Breaking the generational cycle of poverty: Why safe and affordable homes are essential for children’s future

sad child sitting in front of home affordable housing
Galleria Laureata/Shutterstock

As a mother, it’s hard not to worry about the future of your children. You strive to keep them safe and provide them with the best opportunities. This becomes challenging when poverty or housing instability looms over your family—a harsh reality faced by numerous families across the US. The statistics are alarming: 11.6 million children in the US are living in poverty, and 2.5 million, or 1 in 30 children, experience homelessness each year. Additionally, new data reveals another heart-wrenching reality: Children under 5 are the most at risk of eviction.

We know that a stable home environment contributes to a child’s healthy development, both physically and psychologically. Children facing housing instability are more likely to experience adverse health outcomes and delayed developmental milestones. Moreover, the trauma of eviction can take a toll on a child’s mental health, leading to depression and anxiety.

Additionally, children in these situations often experience disruptions in their education, grappling with frequent school changes and falling behind in their studies. Consequently, they miss out on opportunities for higher education and better-paying jobs, which can lead to lifelong consequences.

Providing stable housing goes beyond the individual child—it is a means to break the cycle of poverty that affects families for generations. Research has shown that children who grow up in stable housing environments are more likely to graduate from high school, attend college, and earn higher incomes. As these individuals become adults, they are more likely to provide stable homes for their own children, ultimately breaking the cycle of poverty and instability.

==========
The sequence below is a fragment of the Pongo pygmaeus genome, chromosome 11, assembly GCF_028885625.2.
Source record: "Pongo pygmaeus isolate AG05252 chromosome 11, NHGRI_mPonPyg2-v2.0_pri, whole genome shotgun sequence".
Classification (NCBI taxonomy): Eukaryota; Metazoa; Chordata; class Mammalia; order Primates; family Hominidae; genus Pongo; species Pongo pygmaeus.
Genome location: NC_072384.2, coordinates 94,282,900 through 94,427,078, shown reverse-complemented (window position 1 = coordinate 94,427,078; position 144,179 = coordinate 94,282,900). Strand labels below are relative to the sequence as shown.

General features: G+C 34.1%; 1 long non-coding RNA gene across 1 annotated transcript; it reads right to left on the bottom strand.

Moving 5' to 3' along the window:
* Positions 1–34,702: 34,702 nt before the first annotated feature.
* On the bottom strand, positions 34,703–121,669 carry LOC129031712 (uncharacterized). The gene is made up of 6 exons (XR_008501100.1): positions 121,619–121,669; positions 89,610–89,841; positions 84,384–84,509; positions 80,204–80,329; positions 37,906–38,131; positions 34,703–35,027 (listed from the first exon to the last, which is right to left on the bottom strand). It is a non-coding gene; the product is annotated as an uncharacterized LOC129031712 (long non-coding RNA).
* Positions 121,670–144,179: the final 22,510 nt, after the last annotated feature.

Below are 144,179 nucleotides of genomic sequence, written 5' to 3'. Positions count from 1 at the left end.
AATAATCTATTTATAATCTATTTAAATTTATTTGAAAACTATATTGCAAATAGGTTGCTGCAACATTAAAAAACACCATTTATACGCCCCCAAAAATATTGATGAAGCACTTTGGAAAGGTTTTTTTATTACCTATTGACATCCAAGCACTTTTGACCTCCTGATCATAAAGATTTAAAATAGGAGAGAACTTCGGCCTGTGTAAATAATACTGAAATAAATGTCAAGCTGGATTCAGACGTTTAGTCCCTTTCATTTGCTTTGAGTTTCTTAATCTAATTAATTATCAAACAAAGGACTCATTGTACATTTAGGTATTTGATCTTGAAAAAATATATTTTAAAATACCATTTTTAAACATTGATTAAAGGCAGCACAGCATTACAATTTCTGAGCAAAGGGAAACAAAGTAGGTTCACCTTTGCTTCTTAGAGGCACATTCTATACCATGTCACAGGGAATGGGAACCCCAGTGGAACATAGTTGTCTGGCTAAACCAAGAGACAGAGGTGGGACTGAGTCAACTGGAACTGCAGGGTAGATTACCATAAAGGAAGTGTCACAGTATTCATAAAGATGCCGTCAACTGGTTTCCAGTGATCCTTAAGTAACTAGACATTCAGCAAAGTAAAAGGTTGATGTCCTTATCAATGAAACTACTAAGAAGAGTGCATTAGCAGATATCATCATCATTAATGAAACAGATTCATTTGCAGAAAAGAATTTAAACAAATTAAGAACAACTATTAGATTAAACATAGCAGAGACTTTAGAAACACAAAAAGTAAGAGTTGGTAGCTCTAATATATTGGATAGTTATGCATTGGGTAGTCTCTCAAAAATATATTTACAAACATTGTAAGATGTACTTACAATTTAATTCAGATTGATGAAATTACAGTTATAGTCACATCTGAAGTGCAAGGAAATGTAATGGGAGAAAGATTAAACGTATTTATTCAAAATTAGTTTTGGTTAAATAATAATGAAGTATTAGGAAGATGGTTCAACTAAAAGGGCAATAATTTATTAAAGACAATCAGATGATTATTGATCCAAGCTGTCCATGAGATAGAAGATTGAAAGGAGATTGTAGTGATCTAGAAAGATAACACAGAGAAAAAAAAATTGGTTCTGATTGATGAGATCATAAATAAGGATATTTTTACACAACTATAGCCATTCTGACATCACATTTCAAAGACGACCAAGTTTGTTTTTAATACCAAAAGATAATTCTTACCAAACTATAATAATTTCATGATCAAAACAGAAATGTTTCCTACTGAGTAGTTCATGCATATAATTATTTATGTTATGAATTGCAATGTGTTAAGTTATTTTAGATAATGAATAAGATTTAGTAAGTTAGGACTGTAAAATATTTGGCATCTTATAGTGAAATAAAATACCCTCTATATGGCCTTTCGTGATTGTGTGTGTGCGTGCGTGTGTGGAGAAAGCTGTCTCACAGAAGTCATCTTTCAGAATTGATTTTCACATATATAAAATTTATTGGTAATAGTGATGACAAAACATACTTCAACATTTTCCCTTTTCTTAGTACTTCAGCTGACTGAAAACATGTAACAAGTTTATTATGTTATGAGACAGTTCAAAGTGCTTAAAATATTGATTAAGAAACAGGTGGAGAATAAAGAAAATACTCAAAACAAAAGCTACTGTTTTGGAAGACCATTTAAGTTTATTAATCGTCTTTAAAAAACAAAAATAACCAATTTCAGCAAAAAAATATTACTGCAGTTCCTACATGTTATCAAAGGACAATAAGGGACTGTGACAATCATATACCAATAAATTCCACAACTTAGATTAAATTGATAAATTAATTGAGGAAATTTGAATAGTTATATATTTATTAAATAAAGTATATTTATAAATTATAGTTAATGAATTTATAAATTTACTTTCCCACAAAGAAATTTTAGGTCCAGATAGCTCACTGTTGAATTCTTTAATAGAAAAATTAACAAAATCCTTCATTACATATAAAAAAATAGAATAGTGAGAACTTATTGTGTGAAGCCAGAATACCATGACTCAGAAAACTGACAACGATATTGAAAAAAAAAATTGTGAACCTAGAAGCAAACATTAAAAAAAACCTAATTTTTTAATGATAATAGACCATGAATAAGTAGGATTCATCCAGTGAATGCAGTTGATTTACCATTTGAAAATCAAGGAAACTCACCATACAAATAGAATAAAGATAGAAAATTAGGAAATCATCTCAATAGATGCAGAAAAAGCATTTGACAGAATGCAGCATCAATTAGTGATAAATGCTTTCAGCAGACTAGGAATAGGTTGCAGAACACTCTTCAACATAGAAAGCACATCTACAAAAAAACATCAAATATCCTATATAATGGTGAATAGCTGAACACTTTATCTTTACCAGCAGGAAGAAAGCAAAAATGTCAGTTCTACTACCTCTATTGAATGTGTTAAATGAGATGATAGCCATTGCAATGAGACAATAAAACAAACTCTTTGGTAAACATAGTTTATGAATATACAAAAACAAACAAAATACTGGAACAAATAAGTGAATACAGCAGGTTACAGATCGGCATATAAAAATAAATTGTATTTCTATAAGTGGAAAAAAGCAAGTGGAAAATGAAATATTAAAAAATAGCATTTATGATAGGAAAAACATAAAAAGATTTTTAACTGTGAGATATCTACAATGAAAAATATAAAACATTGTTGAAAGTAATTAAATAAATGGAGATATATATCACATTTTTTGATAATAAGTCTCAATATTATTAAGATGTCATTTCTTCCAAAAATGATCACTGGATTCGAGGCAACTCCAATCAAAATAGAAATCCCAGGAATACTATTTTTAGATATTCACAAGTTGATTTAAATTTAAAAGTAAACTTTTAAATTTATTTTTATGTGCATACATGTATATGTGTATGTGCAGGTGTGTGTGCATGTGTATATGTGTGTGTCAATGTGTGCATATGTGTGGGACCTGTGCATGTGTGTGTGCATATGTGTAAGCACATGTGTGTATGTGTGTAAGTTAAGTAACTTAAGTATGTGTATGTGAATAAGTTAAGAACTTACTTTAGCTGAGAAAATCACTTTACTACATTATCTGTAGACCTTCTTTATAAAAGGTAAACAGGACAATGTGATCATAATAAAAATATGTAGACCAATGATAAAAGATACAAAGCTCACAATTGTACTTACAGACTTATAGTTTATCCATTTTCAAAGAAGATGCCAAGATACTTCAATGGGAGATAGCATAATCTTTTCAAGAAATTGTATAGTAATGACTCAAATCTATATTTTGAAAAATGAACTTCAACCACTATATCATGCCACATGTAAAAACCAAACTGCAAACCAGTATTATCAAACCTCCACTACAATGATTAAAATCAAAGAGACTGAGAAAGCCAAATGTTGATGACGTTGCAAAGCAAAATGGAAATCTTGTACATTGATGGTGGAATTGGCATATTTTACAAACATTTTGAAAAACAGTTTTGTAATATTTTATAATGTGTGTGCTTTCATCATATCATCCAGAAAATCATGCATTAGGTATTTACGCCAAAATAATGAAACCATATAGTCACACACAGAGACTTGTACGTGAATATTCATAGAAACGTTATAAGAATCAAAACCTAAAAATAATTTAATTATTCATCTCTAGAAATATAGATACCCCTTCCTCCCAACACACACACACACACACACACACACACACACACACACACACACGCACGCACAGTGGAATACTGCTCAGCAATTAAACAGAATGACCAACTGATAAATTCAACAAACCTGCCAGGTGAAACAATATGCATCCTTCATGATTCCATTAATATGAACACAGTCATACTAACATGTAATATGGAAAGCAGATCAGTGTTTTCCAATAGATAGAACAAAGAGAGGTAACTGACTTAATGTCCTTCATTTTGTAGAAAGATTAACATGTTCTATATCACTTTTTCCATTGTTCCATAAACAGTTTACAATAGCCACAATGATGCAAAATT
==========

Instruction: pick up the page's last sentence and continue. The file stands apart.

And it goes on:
How can we affect change when it comes to stable housing?

By making stable housing a priority, we can positively impact the lives of countless children and families, ensuring a brighter and more promising future for generations to come. So how can we effectively achieve this?


First, at the government level, we need to invest in affordable housing programs that prioritize families with children.

This includes expanding federal housing programs and increasing funding for affordable housing construction and renovation.


As individuals, we can make a significant impact by voting to elect leaders who prioritize housing affordability as a key policy issue.

We can also write letters to local and national representatives, urging them to support and fund affordable housing programs.


Additionally, we can bolster nonprofits, like Dwell with Dignity and Habitat for Humanity, that are doing crucial work to combat childhood poverty and homelessness through donations, volunteering, and promoting these organizations.

While these nonprofits and programs are working tirelessly to combat this crisis, we, as a society, must also recognize our responsibility in finding a solution. This includes supporting organizations dedicated to providing stable housing and advocating for policies that address the needs of low-income families.


Finally, we must work to address the underlying structural inequalities that make it difficult for families with children to access affordable housing.

There are tangible steps we can take as a society to address these disparities. By advocating for affordable childcare options for low-income families, we can ensure that parents are able to work and provide for their families without sacrificing their child’s well-being. We need to demand an end to wage discrimination, which disproportionately affects women and people of color, making it difficult for them to afford stable housing.

The time to take action is now. By working together to provide stable housing for all, we have the opportunity to break the cycle of poverty and empower children to achieve their fullest potential.